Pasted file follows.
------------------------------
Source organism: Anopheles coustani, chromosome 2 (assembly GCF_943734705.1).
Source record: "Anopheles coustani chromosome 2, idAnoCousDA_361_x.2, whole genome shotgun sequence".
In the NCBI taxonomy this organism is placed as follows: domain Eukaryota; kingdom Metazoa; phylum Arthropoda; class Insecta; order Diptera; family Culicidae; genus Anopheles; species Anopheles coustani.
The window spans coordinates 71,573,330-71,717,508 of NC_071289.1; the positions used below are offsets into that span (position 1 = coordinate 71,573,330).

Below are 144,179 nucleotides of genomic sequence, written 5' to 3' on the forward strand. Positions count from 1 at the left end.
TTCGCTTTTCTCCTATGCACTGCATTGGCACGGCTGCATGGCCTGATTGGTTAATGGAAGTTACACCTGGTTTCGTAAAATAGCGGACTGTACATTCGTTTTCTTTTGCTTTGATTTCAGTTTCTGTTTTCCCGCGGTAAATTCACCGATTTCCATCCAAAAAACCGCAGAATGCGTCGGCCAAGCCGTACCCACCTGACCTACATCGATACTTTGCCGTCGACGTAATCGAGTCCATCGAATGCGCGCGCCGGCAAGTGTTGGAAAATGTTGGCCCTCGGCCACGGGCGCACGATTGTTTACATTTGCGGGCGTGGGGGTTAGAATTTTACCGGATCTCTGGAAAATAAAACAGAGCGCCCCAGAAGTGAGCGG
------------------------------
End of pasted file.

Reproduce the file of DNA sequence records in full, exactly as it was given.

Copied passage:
Source organism: Anopheles coustani, chromosome 2 (assembly GCF_943734705.1).
Source record: "Anopheles coustani chromosome 2, idAnoCousDA_361_x.2, whole genome shotgun sequence".
In the NCBI taxonomy this organism is placed as follows: domain Eukaryota; kingdom Metazoa; phylum Arthropoda; class Insecta; order Diptera; family Culicidae; genus Anopheles; species Anopheles coustani.
The window spans coordinates 71,573,330-71,717,508 of NC_071289.1; the positions used below are offsets into that span (position 1 = coordinate 71,573,330).

Below are 144,179 nucleotides of genomic sequence, written 5' to 3' on the forward strand. Positions count from 1 at the left end.
TTCGCTTTTCTCCTATGCACTGCATTGGCACGGCTGCATGGCCTGATTGGTTAATGGAAGTTACACCTGGTTTCGTAAAATAGCGGACTGTACATTCGTTTTCTTTTGCTTTGATTTCAGTTTCTGTTTTCCCGCGGTAAATTCACCGATTTCCATCCAAAAAACCGCAGAATGCGTCGGCCAAGCCGTACCCACCTGACCTACATCGATACTTTGCCGTCGACGTAATCGAGTCCATCGAATGCGCGCGCCGGCAAGTGTTGGAAAATGTTGGCCCTCGGCCACGGGCGCACGATTGTTTACATTTGCGGGCGTGGGGGTTAGAATTTTACCGGATCTCTGGAAAATAAAACAGAGCGCCCCAGAAGTGAGCGG